News>It takes a team: Airmen contribute to Kingpin success
Members of the 727th Expeditionary Air Control Squadron maintain and operate the TPS-75 radar system in Southwest Asia. The 727th EACS, also known as "Kingpin," is deployed from the 128th Air Control Squadron, Volk Field Combat Readiness Center, Wis. (U.S. Air Force photo/Tech. Sgt. Christina M. Styer)
Senior Airman Scott Lacey performs a preventative maintenance inspection on the TPS-75 radar system using the Air Force Radar Evaluations System Jan. 21, 2013. Lacey is an 727th Expeditionary Air Control Squadron ground radar systems maintainer, deployed from Appleton, Wis. The 727 EACS, also known as “Kingpin,” is composed of 14 career fields that are responsible for monitoring and providing vital air picture information to ensure the successful completion of the Air Tasking Order. (U.S. Air Force photo/Tech. Sgt. Christina M. Styer)
Senior Airman Mathew Cleveland performs routine maintenance on a trailer mounted generator Jan. 21, 2013. Cleveland is a 727th Expeditionary Air Control Squadron aerospace ground equipment technician, deployed from Sparta, Wis. Cleveland is a member of the “Kingpin” unit, which is composed of 14 career fields that are responsible for monitoring and providing vital air picture information to ensure the successful completion of the Air Tasking Order. (U.S. Air Force photo/Tech. Sgt. Christina M. Styer)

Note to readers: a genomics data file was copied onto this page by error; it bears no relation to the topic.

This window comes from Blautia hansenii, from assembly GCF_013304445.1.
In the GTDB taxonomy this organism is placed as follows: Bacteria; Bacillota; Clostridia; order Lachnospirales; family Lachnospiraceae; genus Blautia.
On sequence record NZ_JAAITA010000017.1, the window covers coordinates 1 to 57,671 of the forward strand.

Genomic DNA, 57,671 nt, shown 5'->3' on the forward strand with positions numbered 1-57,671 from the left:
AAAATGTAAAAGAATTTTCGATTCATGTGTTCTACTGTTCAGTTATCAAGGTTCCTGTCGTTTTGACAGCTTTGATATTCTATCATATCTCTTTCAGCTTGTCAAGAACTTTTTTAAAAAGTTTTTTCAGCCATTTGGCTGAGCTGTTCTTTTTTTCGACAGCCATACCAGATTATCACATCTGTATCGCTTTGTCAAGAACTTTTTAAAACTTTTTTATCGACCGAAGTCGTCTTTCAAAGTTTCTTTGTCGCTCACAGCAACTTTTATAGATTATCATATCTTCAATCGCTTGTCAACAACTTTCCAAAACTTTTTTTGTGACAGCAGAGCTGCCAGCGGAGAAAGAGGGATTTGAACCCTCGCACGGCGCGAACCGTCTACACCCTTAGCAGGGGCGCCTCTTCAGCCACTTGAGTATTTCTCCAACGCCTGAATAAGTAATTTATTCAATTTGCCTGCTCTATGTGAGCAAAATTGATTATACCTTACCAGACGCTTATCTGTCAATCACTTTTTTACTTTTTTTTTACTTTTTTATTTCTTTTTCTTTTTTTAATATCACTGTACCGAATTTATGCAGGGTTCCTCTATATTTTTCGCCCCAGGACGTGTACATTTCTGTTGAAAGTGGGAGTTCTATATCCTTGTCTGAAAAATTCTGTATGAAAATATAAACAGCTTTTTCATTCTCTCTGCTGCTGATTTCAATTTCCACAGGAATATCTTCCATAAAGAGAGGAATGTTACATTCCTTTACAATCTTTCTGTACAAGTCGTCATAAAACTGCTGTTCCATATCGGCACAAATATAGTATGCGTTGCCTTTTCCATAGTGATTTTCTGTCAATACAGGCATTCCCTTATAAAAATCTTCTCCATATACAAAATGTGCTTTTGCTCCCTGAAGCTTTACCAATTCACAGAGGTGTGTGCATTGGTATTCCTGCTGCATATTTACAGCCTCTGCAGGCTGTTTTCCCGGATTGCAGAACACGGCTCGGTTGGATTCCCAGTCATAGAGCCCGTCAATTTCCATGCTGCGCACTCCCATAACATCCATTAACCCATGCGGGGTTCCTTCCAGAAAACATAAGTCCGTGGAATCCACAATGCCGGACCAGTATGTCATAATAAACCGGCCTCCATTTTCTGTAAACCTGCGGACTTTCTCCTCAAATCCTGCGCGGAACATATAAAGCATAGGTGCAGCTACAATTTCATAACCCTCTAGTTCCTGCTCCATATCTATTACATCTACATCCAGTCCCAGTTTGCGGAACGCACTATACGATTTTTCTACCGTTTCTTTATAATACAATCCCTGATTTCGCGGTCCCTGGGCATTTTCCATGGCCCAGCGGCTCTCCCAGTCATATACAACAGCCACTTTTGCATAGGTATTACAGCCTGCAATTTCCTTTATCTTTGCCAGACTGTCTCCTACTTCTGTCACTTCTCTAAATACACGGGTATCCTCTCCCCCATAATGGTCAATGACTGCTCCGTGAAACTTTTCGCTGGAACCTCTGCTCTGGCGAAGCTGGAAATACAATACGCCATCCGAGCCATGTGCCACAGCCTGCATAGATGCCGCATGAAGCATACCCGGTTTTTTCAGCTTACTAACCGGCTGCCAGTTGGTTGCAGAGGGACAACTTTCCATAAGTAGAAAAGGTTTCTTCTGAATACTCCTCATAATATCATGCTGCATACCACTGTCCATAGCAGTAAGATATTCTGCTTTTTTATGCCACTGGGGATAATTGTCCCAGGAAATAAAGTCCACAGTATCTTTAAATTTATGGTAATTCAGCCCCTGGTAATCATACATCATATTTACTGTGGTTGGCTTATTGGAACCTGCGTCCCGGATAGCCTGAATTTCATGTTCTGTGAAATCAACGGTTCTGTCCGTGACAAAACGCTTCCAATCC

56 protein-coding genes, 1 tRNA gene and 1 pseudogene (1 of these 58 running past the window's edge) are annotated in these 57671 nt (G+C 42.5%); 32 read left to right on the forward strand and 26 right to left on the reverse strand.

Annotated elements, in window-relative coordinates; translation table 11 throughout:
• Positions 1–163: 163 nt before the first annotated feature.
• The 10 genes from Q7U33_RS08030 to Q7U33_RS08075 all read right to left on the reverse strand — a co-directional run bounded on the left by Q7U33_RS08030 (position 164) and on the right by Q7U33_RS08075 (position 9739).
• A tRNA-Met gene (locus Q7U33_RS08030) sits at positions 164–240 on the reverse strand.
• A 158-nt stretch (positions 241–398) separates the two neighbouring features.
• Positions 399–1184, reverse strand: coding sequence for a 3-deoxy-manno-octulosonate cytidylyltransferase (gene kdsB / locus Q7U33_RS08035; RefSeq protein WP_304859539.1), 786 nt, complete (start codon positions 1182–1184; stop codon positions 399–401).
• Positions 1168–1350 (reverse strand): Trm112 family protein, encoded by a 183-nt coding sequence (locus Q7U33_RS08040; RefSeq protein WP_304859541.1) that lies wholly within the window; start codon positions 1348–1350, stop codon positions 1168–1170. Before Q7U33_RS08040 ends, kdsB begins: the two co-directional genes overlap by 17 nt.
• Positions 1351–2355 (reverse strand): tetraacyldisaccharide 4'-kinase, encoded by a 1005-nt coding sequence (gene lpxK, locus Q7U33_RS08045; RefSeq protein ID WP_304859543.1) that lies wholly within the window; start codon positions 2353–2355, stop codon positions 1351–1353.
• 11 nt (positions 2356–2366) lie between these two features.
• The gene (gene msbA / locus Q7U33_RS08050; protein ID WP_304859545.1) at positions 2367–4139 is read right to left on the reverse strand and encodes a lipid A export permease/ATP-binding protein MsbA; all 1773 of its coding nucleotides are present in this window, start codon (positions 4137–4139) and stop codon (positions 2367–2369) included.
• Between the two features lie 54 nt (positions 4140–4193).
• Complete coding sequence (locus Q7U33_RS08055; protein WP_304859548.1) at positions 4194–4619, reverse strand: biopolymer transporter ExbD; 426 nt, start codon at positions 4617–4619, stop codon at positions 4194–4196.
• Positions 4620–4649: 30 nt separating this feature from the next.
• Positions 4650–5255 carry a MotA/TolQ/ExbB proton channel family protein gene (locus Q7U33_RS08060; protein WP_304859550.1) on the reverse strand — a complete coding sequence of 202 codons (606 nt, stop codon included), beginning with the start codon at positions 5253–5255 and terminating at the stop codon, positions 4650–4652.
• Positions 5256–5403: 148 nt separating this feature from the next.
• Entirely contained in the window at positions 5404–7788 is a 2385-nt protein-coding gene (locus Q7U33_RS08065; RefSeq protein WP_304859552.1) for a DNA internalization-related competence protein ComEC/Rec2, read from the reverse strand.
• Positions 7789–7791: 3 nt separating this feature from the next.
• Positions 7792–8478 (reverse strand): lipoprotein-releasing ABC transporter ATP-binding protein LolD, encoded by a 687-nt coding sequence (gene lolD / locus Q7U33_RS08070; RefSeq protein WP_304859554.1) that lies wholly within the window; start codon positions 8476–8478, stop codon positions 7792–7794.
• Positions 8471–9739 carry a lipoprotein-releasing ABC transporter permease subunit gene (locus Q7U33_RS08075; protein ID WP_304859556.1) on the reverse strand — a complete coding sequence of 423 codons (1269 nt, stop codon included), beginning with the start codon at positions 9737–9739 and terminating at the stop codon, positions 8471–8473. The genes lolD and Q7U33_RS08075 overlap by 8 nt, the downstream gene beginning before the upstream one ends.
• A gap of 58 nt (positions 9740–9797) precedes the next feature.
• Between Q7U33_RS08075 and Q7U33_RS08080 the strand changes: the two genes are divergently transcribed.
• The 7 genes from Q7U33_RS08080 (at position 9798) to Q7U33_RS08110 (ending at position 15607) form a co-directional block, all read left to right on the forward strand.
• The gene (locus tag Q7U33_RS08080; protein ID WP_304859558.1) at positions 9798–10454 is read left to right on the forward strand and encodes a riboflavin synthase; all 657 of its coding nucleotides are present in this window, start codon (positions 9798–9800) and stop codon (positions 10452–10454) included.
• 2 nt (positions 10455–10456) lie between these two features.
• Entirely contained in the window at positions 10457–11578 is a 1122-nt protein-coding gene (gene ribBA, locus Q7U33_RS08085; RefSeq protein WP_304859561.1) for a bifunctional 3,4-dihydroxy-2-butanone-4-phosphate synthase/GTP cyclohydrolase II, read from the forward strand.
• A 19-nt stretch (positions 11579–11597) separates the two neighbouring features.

Senior Airman Lewis Winchel troubleshoots by monitoring radio frequencies used by the TPS-75 radar system Jan. 21, 2013. Winchel is a 727th Expeditionary Air Control Squadron radio frequency communications technician. He is deployed from Tomah, Wis. Winchel ensures that Kingpin operators in the Battle Command and Control Center are able to communicate with the aircraft executing the Air Tasking Order. (U.S. Air Force photo illustration/Tech. Sgt. Christina M. Styer)
by Staff Sgt. Timothy Boyer
380th Air Expeditionary Wing Public Affairs
2/1/2013 - SOUTHWEST ASIA (AFNS) -- The Air Force's mission in Southwest Asia has many components, one of which is little known, yet vital to mission success.
Airmen with the 727th Expeditionary Air Control Squadron, also known as "Kingpin," provide the information that allows successful completion of the Air Tasking Order, a 24-hour planning document that assigns specific aircraft for specific missions.
"Without Kingpin, the ATO doesn't happen as successfully," said Master Sgt. Chris Peacock, the 727th EACS weapons director, a native of Warrens, Wis. "We monitor the air for anything outside the ATO so we can report it to the Combined Air and Space Operations Center."
The CAOC plans, monitors and directs sortie execution, close-air support, intelligence, surveillance, air refueling and countless other mission critical operations throughout Iraq, Afghanistan and 18 other nations. The CAOC depends on the air picture from Kingpin's battle command and control center for effective decision-making, and that picture comes from the TPS-75 radars Airmen maintain.